15. Kym Says:

    After fifth grade math, most adults start going crosseyed. We never used it again mostly (okay some algebra and geometry) so my question is why do we need to do the stuff we do. Why not learn to balance a check book? Figure out the best price, etc.

  16. Lou FCD Says:

    I’d like to see more of that type of practical, day-to-day math as well, Kym. It really bugs me when a cashier at some retail shop can’t count change back to me if the register isn’t working and doesn’t explicitly tell how much.

    As for the more complex stuff, I want to be a Science teacher, and you just can’t do Science without some serious math.

    Both types are important, vital even, for where I want to go.

  17. Beth Says:

    Is the test today, then? Good luck.

  18. Lou FCD Says:

    Well, yes and no.

    The test was this morning, there is another session this evening.

    Circumstances beyond my control prevented my attendance this morning.

  19. Beth Says:

    Well? Were you able to make it this evening? How did it go?

  20. Stephanie Z Says:

    Seconding Beth. Ahem?

  21. Lou FCD Says:

    No. …and don’t ask. 😦

    I won’t be able to take it at all today, so tomorrow morning.

  22. Diana Says:

    WHAT??! Stop making excuses and get your ass down there.

  23. JanieBelle Says:

    Hi Diana,

    uh, he’s not available right now, he’s currently on a rant at some (possibly fake) creationist.

    They do NOT want to piss him off today and the whole “not able to test” thing may have contributed to the mood. I’m sure you all are quite safe, but I’m staying out of his way.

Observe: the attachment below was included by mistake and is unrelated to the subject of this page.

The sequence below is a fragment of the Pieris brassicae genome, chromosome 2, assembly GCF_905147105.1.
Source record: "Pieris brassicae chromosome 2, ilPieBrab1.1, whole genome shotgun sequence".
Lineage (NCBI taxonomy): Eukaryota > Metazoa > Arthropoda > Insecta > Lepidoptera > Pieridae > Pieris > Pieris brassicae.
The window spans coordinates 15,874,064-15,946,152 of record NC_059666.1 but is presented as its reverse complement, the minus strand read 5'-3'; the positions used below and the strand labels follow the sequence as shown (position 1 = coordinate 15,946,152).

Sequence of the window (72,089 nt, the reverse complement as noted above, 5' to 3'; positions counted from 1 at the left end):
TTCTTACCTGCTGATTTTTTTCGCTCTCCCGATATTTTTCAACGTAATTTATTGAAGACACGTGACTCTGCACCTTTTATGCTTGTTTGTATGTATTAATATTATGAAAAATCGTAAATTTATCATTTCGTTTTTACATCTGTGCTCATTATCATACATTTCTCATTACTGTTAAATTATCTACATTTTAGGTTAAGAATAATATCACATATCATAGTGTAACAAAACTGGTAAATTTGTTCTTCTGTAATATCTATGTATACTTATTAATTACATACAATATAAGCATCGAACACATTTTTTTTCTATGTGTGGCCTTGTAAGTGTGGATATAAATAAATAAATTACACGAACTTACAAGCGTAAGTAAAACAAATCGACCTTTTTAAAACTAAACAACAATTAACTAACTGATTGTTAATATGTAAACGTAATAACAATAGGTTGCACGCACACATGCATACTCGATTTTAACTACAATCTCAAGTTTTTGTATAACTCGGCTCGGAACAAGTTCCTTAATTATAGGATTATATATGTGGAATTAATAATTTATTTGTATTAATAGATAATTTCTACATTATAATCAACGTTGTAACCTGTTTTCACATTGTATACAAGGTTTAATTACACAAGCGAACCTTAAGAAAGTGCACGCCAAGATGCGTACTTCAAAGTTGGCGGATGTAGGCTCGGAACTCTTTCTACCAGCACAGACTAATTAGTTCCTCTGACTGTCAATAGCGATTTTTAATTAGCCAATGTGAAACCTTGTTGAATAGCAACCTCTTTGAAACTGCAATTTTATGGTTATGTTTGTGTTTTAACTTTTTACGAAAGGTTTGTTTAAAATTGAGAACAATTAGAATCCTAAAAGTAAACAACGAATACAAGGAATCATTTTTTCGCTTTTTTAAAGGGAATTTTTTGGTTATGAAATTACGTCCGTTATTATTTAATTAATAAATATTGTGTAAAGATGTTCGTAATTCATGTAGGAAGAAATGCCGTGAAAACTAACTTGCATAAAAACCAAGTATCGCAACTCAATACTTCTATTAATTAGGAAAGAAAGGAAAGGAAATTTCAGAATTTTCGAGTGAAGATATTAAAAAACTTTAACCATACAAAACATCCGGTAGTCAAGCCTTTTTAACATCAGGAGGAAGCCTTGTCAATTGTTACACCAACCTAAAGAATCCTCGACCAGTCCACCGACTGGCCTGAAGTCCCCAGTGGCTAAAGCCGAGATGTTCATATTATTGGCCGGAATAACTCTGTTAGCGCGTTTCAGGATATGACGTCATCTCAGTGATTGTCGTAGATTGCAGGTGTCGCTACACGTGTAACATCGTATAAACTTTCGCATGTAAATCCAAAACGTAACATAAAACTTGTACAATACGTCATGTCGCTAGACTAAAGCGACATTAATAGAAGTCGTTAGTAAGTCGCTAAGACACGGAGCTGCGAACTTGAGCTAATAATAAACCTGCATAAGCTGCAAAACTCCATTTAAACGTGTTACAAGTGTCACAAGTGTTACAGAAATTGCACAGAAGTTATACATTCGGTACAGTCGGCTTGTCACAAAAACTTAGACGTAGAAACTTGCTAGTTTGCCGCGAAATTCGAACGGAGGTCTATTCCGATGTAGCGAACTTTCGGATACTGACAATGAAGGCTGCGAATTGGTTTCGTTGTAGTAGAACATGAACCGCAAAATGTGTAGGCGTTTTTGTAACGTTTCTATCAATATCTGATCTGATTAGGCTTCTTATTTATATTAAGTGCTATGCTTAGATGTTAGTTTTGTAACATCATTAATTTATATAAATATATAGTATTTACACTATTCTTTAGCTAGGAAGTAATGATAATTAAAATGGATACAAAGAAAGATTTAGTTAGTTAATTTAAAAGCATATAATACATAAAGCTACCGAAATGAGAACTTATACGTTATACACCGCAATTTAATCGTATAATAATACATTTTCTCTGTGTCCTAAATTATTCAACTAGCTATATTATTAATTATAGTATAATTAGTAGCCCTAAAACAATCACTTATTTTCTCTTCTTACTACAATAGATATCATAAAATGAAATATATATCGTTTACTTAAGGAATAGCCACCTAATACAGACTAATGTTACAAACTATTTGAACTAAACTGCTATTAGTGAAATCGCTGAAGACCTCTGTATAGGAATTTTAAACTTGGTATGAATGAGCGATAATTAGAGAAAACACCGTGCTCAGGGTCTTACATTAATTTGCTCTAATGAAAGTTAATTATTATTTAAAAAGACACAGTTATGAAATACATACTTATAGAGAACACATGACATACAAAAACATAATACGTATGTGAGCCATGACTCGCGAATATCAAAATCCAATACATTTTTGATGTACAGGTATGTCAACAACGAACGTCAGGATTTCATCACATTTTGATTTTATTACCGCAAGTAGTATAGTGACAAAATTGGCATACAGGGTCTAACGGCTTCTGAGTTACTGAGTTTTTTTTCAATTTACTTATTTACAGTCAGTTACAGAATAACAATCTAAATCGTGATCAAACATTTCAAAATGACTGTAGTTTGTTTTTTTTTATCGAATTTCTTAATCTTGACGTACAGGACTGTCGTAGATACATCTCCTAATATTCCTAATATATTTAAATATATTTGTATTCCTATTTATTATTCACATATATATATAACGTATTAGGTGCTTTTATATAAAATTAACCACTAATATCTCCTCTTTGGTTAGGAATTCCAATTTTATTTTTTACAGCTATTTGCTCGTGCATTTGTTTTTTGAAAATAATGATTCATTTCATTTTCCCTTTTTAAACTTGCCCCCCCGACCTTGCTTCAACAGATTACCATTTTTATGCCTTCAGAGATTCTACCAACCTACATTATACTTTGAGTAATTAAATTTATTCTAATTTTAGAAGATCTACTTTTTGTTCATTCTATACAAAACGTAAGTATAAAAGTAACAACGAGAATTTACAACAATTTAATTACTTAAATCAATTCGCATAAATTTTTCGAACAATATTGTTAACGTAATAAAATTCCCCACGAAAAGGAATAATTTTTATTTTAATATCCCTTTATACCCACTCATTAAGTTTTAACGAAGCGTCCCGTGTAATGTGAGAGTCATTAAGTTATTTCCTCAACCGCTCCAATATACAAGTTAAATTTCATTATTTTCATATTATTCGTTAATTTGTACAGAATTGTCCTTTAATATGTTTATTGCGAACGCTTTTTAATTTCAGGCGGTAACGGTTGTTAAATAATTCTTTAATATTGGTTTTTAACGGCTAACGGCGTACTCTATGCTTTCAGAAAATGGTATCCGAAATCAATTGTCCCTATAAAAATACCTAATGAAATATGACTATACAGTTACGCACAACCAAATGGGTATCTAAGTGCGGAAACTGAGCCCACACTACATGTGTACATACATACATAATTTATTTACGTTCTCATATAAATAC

24. Diana Says:

    It must not be good if you’re stepping in for him.

  25. Kevin at Says:

    Good for you Lou…lcd totally ignores the turtle back theory of the universe when we all know it’s the real scientific answer.

  26. Lou FCD Says:

    I’m feeling a little better after the vent and a little time away from there.

    lcd, if he’s real (and I’m not at all convinced he is), is just another in a long line of suckers who thinks he’s got the magic bullet argument, but it’s exactly the same non-argument we’ve all heard for years on end.

    He’s just Ftk with a cock.

  27. Lou FCD Says:

    heh. I said cock.

  28. Kevin at Says:

    How to you know for sure that Ftk doesn’t have man tackle?

  29. Kevin at Says:

    Just call me Ad, Ad Hominem.

  30. Lou FCD Says:

    Well I hear there are some examples out in the blogosphere of women who are actually men.

    I can’t vouch for the veracity of those reports, however.

  31. RTFB « Crowded Head, Cozy Bed Says:

    […] Damnit, Damnit, Damnit. […]